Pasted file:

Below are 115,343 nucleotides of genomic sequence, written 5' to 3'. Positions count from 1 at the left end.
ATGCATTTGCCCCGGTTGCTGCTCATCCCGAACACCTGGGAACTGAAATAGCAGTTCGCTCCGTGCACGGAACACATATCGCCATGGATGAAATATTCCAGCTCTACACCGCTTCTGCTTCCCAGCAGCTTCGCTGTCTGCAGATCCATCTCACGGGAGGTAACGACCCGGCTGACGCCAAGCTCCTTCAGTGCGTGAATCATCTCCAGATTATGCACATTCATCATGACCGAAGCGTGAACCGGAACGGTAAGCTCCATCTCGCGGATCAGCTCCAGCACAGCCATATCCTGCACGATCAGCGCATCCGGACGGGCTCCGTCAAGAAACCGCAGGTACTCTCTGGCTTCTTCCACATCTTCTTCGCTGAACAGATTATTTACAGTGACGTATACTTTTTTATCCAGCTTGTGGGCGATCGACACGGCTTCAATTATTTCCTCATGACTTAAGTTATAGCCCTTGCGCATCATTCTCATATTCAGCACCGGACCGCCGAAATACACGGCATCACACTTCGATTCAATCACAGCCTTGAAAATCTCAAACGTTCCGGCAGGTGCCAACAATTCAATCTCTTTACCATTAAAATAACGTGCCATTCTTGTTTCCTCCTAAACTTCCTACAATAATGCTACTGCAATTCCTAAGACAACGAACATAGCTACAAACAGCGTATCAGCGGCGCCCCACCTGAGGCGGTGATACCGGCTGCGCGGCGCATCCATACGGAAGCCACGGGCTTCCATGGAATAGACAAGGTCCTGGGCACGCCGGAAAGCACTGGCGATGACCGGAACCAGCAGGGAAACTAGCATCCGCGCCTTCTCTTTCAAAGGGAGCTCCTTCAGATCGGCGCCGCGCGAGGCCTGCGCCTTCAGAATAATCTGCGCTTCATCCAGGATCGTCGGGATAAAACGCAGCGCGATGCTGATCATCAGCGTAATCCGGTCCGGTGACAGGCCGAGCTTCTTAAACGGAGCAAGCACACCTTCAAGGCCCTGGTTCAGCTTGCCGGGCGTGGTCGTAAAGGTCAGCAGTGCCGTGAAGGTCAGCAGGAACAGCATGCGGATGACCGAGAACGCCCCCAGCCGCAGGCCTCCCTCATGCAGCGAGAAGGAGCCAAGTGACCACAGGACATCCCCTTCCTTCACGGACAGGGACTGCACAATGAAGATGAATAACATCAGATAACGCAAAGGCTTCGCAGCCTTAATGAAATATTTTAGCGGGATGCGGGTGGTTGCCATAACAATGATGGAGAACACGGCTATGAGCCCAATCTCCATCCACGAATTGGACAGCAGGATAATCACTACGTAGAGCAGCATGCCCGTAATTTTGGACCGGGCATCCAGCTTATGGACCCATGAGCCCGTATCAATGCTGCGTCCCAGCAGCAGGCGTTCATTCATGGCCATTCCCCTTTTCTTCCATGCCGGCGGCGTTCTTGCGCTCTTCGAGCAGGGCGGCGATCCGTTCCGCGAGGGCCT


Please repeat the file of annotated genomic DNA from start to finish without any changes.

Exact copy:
Below are 115,343 nucleotides of genomic sequence, written 5' to 3'. Positions count from 1 at the left end.
ATGCATTTGCCCCGGTTGCTGCTCATCCCGAACACCTGGGAACTGAAATAGCAGTTCGCTCCGTGCACGGAACACATATCGCCATGGATGAAATATTCCAGCTCTACACCGCTTCTGCTTCCCAGCAGCTTCGCTGTCTGCAGATCCATCTCACGGGAGGTAACGACCCGGCTGACGCCAAGCTCCTTCAGTGCGTGAATCATCTCCAGATTATGCACATTCATCATGACCGAAGCGTGAACCGGAACGGTAAGCTCCATCTCGCGGATCAGCTCCAGCACAGCCATATCCTGCACGATCAGCGCATCCGGACGGGCTCCGTCAAGAAACCGCAGGTACTCTCTGGCTTCTTCCACATCTTCTTCGCTGAACAGATTATTTACAGTGACGTATACTTTTTTATCCAGCTTGTGGGCGATCGACACGGCTTCAATTATTTCCTCATGACTTAAGTTATAGCCCTTGCGCATCATTCTCATATTCAGCACCGGACCGCCGAAATACACGGCATCACACTTCGATTCAATCACAGCCTTGAAAATCTCAAACGTTCCGGCAGGTGCCAACAATTCAATCTCTTTACCATTAAAATAACGTGCCATTCTTGTTTCCTCCTAAACTTCCTACAATAATGCTACTGCAATTCCTAAGACAACGAACATAGCTACAAACAGCGTATCAGCGGCGCCCCACCTGAGGCGGTGATACCGGCTGCGCGGCGCATCCATACGGAAGCCACGGGCTTCCATGGAATAGACAAGGTCCTGGGCACGCCGGAAAGCACTGGCGATGACCGGAACCAGCAGGGAAACTAGCATCCGCGCCTTCTCTTTCAAAGGGAGCTCCTTCAGATCGGCGCCGCGCGAGGCCTGCGCCTTCAGAATAATCTGCGCTTCATCCAGGATCGTCGGGATAAAACGCAGCGCGATGCTGATCATCAGCGTAATCCGGTCCGGTGACAGGCCGAGCTTCTTAAACGGAGCAAGCACACCTTCAAGGCCCTGGTTCAGCTTGCCGGGCGTGGTCGTAAAGGTCAGCAGTGCCGTGAAGGTCAGCAGGAACAGCATGCGGATGACCGAGAACGCCCCCAGCCGCAGGCCTCCCTCATGCAGCGAGAAGGAGCCAAGTGACCACAGGACATCCCCTTCCTTCACGGACAGGGACTGCACAATGAAGATGAATAACATCAGATAACGCAAAGGCTTCGCAGCCTTAATGAAATATTTTAGCGGGATGCGGGTGGTTGCCATAACAATGATGGAGAACACGGCTATGAGCCCAATCTCCATCCACGAATTGGACAGCAGGATAATCACTACGTAGAGCAGCATGCCCGTAATTTTGGACCGGGCATCCAGCTTATGGACCCATGAGCCCGTATCAATGCTGCGTCCCAGCAGCAGGCGTTCATTCATGGCCATTCCCCTTTTCTTCCATGCCGGCGGCGTTCTTGCGCTCTTCGAGCAGGGCGGCGATCCGTTCCGCGAGGGCCT